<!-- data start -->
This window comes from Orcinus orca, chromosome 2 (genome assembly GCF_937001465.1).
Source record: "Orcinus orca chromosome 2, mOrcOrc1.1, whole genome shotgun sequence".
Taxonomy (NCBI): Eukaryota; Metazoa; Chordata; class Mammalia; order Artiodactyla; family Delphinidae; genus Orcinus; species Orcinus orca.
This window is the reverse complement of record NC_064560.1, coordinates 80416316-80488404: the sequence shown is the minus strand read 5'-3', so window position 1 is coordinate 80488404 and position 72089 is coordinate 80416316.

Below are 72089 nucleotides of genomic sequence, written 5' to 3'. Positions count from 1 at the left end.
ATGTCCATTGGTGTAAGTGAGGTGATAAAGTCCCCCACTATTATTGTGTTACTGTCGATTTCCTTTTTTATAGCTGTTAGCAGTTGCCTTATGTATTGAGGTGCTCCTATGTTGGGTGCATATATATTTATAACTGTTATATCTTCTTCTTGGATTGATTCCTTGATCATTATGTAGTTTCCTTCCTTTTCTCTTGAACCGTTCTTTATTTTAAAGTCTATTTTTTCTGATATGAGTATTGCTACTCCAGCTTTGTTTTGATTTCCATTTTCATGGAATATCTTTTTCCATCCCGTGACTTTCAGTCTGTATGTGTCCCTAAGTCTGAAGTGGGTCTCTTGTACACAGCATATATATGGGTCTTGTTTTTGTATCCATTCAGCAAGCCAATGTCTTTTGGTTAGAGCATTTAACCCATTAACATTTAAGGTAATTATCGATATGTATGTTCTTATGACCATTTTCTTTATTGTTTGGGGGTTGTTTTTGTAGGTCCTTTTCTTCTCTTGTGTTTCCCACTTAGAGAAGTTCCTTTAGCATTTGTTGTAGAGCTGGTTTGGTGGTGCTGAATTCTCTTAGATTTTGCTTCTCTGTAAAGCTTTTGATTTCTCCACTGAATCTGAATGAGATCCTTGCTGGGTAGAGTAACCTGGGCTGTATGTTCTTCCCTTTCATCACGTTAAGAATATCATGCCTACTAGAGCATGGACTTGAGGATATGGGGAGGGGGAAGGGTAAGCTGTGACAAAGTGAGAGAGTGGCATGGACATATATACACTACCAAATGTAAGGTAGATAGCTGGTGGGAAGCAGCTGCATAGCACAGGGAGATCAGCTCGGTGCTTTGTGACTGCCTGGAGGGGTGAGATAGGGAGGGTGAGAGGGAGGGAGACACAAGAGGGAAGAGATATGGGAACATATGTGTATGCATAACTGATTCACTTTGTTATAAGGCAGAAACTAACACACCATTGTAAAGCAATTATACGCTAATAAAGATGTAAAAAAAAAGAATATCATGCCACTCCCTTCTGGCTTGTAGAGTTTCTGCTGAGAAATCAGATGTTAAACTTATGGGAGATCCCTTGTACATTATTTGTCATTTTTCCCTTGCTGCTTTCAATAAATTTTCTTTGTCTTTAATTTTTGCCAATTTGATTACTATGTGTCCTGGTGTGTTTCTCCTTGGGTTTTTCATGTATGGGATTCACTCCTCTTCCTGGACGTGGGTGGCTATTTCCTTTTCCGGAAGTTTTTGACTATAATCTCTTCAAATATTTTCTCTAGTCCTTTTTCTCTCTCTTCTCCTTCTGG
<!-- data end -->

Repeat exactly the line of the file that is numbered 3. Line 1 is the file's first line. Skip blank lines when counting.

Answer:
Taxonomy (NCBI): Eukaryota; Metazoa; Chordata; class Mammalia; order Artiodactyla; family Delphinidae; genus Orcinus; species Orcinus orca.